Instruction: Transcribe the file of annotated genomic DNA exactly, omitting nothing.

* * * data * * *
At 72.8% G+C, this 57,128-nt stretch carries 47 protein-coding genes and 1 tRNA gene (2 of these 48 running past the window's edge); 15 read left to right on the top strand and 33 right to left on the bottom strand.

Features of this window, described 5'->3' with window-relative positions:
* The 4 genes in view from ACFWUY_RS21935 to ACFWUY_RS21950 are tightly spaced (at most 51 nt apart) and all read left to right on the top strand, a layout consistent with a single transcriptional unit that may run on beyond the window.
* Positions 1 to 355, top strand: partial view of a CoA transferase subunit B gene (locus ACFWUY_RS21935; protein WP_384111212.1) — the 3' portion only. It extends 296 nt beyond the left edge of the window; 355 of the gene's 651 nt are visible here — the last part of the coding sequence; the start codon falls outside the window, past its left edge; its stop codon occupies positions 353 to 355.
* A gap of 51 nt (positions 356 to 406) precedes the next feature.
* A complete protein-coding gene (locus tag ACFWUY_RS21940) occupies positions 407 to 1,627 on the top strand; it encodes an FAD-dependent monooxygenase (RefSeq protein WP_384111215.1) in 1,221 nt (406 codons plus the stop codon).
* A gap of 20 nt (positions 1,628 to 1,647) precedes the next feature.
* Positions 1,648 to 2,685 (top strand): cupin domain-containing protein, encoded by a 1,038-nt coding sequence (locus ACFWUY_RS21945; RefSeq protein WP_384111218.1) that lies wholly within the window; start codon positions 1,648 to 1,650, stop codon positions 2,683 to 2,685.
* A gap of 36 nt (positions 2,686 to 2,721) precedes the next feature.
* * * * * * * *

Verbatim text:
At 72.8% G+C, this 57,128-nt stretch carries 47 protein-coding genes and 1 tRNA gene (2 of these 48 running past the window's edge); 15 read left to right on the top strand and 33 right to left on the bottom strand.

Features of this window, described 5'->3' with window-relative positions:
* The 4 genes in view from ACFWUY_RS21935 to ACFWUY_RS21950 are tightly spaced (at most 51 nt apart) and all read left to right on the top strand, a layout consistent with a single transcriptional unit that may run on beyond the window.
* Positions 1 to 355, top strand: partial view of a CoA transferase subunit B gene (locus ACFWUY_RS21935; protein WP_384111212.1) — the 3' portion only. It extends 296 nt beyond the left edge of the window; 355 of the gene's 651 nt are visible here — the last part of the coding sequence; the start codon falls outside the window, past its left edge; its stop codon occupies positions 353 to 355.
* A gap of 51 nt (positions 356 to 406) precedes the next feature.
* A complete protein-coding gene (locus tag ACFWUY_RS21940) occupies positions 407 to 1,627 on the top strand; it encodes an FAD-dependent monooxygenase (RefSeq protein WP_384111215.1) in 1,221 nt (406 codons plus the stop codon).
* A gap of 20 nt (positions 1,628 to 1,647) precedes the next feature.
* Positions 1,648 to 2,685 (top strand): cupin domain-containing protein, encoded by a 1,038-nt coding sequence (locus ACFWUY_RS21945; RefSeq protein WP_384111218.1) that lies wholly within the window; start codon positions 1,648 to 1,650, stop codon positions 2,683 to 2,685.
* A gap of 36 nt (positions 2,686 to 2,721) precedes the next feature.